« Reply #15 on: October 26, 2014, 07:28:51 AM »
http://www.the-cryosphere-discuss.net/8/5485/2014/tcd-8-5485-2014.html

I think this paper is important, incomplete though it may be. The comment on the paper is worth reading, found under the  "Discussion" tab. Estimates latent heat flow from water/ice change in firn on transect 100 Km N of JI, but results may apply to rest of ice sheet. Large movement of heat via refreezing in upper part of Greenland, even at 1500m.

Read all about it, open source

sidd

Tor Bejnar

  • Young ice
  • Posts: 3060
    • View Profile
  • Liked: 371
  • Likes Given: 189
Re: Ice caps / All Greenland
« Reply #16 on: January 23, 2015, 02:03:28 PM »
http://www.climatecentral.org/news/surprise-lake-sheds-light-on-underbelly-of-greenland-ice-18580
Surprise Lake Sheds Light on Underbelly of Greenland Ice

Quote
Such lakes of water pool at the bottom of an ice sheet or glacier, and were known to be scattered under parts of Antarctica. But they hadn’t been found yet in Greenland.
Quote
“The lake underneath the ice went away and the ice surface dropped to fill that space,” Willis said.

Since then, remote observations show the surface depression has been rising, in part from surface meltwater flowing back into the lake and raising the ice. The major melting across the whole surface of the ice sheet in the record warm summer of 2012 caused enough water to drain down that the ice surface went “rocketing up” as much as 40 centimeters per day, study co-author Robin Bell, a climate researcher at Columbia University’s Lamont-Doherty Earth Observatory, said.

“They show clearly that . . . the surface melt must have contributed to the rapid rise, the refilling of the subglacial lake,” Joe MacGregor, a glaciologist from the University of Texas, who was not involved in the research, said. “No one’s shown that before.”
Arctic ice is healthy for children and other living things.

Gray-Wolf

  • Grease ice
  • Posts: 795
    • View Profile
  • Liked: 49
  • Likes Given: 152
Re: Ice caps / All Greenland
« Reply #17 on: February 01, 2015, 06:42:49 PM »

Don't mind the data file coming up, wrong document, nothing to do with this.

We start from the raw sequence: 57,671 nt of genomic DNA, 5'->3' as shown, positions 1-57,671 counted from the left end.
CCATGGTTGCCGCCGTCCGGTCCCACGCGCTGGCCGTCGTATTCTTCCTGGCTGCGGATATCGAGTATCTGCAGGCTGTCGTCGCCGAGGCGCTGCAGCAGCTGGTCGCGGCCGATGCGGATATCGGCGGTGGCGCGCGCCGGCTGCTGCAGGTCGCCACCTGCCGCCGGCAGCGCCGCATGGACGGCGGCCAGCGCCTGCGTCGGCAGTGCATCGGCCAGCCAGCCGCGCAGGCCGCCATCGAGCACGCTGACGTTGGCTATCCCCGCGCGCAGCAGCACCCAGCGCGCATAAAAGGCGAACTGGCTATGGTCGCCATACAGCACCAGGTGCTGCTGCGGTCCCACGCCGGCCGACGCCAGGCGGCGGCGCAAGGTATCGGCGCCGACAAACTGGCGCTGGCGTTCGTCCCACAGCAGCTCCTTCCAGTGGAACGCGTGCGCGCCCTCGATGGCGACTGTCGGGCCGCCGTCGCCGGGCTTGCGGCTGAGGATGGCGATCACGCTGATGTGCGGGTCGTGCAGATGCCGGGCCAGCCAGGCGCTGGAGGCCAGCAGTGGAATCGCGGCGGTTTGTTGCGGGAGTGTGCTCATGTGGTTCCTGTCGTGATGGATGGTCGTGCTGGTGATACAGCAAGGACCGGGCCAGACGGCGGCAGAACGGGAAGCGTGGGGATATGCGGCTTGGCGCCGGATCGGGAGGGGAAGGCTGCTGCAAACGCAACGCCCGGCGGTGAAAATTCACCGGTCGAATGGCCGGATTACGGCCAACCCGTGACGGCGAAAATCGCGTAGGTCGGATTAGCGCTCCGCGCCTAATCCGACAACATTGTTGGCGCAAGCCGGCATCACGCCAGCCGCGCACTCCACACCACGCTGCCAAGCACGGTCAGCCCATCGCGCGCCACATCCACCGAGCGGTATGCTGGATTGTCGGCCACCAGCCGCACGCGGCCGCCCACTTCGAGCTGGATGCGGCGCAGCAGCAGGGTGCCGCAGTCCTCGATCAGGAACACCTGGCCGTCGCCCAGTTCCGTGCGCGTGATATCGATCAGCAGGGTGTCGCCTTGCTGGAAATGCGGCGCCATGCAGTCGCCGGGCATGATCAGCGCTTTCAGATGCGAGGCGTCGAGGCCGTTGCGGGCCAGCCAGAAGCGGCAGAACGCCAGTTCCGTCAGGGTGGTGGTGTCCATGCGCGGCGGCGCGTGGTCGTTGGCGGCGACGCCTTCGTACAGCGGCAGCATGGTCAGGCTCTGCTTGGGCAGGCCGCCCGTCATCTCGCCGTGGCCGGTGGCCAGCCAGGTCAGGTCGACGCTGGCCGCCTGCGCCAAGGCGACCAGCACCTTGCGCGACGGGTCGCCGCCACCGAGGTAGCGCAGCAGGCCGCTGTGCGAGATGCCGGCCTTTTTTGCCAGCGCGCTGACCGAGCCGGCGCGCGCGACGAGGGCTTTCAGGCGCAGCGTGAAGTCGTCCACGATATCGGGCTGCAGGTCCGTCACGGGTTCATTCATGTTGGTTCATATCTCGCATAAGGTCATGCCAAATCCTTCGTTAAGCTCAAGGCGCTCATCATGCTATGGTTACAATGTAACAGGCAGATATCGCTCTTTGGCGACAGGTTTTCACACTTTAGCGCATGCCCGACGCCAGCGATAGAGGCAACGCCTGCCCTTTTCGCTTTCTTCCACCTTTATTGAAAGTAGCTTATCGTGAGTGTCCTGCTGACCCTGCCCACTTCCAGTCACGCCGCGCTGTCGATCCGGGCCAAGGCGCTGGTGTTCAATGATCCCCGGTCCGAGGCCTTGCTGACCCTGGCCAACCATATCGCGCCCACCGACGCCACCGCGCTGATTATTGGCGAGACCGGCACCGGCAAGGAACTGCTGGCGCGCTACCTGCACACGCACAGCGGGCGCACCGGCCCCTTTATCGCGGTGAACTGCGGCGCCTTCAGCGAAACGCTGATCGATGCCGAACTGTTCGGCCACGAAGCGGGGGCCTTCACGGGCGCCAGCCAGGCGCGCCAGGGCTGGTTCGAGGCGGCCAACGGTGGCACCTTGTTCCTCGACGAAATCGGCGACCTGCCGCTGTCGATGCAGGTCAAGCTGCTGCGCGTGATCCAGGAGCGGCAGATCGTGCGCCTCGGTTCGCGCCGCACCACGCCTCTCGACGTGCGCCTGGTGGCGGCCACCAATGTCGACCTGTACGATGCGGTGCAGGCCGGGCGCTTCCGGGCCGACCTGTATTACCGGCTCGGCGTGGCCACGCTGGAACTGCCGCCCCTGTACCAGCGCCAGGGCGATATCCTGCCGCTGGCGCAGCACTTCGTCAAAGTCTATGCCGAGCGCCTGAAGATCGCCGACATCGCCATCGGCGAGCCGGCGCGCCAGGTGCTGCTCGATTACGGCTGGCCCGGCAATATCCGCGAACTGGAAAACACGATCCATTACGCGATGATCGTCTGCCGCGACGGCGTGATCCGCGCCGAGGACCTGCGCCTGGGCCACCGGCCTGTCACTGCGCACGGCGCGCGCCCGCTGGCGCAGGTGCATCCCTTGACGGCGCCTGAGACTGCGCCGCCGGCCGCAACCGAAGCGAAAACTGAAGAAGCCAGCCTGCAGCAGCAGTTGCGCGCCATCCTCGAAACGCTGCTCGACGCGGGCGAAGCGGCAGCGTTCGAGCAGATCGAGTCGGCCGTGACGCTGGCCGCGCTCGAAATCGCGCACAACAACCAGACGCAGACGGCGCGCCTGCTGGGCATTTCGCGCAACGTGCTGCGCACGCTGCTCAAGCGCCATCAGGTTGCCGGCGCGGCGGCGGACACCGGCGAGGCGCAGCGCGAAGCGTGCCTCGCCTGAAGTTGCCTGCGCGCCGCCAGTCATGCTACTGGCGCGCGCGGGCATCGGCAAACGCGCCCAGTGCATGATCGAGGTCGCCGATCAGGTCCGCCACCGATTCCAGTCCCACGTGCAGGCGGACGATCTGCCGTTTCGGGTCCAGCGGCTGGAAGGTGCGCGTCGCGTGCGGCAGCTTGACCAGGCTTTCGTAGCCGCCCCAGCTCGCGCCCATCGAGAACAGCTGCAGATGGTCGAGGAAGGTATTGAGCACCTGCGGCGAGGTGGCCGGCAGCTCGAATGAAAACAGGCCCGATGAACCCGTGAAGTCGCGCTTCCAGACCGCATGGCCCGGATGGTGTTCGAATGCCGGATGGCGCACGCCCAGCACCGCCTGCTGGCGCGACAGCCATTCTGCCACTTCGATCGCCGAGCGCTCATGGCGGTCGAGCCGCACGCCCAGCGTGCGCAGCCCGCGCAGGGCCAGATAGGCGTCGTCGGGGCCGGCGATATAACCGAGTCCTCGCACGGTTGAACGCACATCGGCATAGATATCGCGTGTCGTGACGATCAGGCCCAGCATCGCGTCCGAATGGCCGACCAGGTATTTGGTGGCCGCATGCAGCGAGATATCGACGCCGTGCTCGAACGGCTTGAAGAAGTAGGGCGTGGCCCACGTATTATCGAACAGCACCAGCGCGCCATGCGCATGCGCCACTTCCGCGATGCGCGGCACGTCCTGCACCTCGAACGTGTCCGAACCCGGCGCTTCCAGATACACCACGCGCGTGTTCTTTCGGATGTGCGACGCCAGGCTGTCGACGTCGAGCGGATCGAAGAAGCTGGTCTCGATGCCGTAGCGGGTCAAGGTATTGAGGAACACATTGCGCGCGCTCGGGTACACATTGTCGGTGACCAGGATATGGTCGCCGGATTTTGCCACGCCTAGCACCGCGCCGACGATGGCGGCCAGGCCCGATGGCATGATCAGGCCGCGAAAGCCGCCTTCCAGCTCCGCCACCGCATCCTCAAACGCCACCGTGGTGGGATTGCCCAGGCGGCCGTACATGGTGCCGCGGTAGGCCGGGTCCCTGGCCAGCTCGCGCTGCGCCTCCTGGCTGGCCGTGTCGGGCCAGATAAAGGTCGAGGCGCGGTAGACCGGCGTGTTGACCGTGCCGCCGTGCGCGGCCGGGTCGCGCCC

http://onlinelibrary.wiley.com/doi/10.1002/2014GL062255/abstract

and this from ;  http://www.truthdig.com/report/item/arctic_glaciers_galloping_melt_baffles_scientists_20150131?

"An ice cap in the high Arctic has lost what British scientists say is a significant amount of ice in an unusually short time.

It has thinned by more than 50 metres since 2012—about one sixth of its original thickness—and the ice flow is now 25 times faster, accelerating to speeds of several kilometres per year.

Over the last two decades, thinning of the Austfonna ice cap in the Svalbard archipelago—roughly half way between Norway and the North Pole—has spread more than 50km inland, to within 10km of the summit."

I have always worried that the melt warming brings with it will not be a 'drip,drip affair but a far more dynamic process showing periods of rapid Sea level rises from 'melt water pulses' as both Greenland and Antarctica show similar catastrophic decays as Austfonna?
KOYAANISQATSI

ko.yaa.nis.katsi (from the Hopi language), n. 1. crazy life. 2. life in turmoil. 3. life disintegrating. 4. life out of balance. 5. a state of life that calls for another way of living.
 
VIRESCIT VULNERE VIRTUS

Wipneus

  • Citizen scientist
  • Young ice
  • Posts: 4000
    • View Profile
    • Arctische Pinguin
  • Liked: 627
  • Likes Given: 0
Re: Ice caps / All Greenland
« Reply #18 on: February 02, 2015, 08:47:39 AM »
G-W, this was noticed before on the forum:
https://forum.arctic-sea-ice.net/index.php/topic,416.msg42652.html#msg42652
https://forum.arctic-sea-ice.net/index.php/topic,596.msg43943.html#msg43943

Further, the surging glaciers are not that special, maybe even common for Svalbard.

http://www.svalbardglaciers.org/surging_glaciers.html
http://www.svalbardglaciers.org/surging_glaciers_other_glaciers.html

Quote
Basin 3 Austfonna
Austfonna Basin 3 2009 Initial crevasing due to surge
Basin 3 Austfonna 2009, initial creassing on an elevated ridge due to surge                                Photo: M. Sund

The surge of Basin 3 corresponds well to Solheim’s (1991) calculation of the basin’s surge cycle of 130-140 years, which is shorter than that of Bråsvellbreen estimated to more than 500 years. The variation stem from differences in the size of the accumulation area.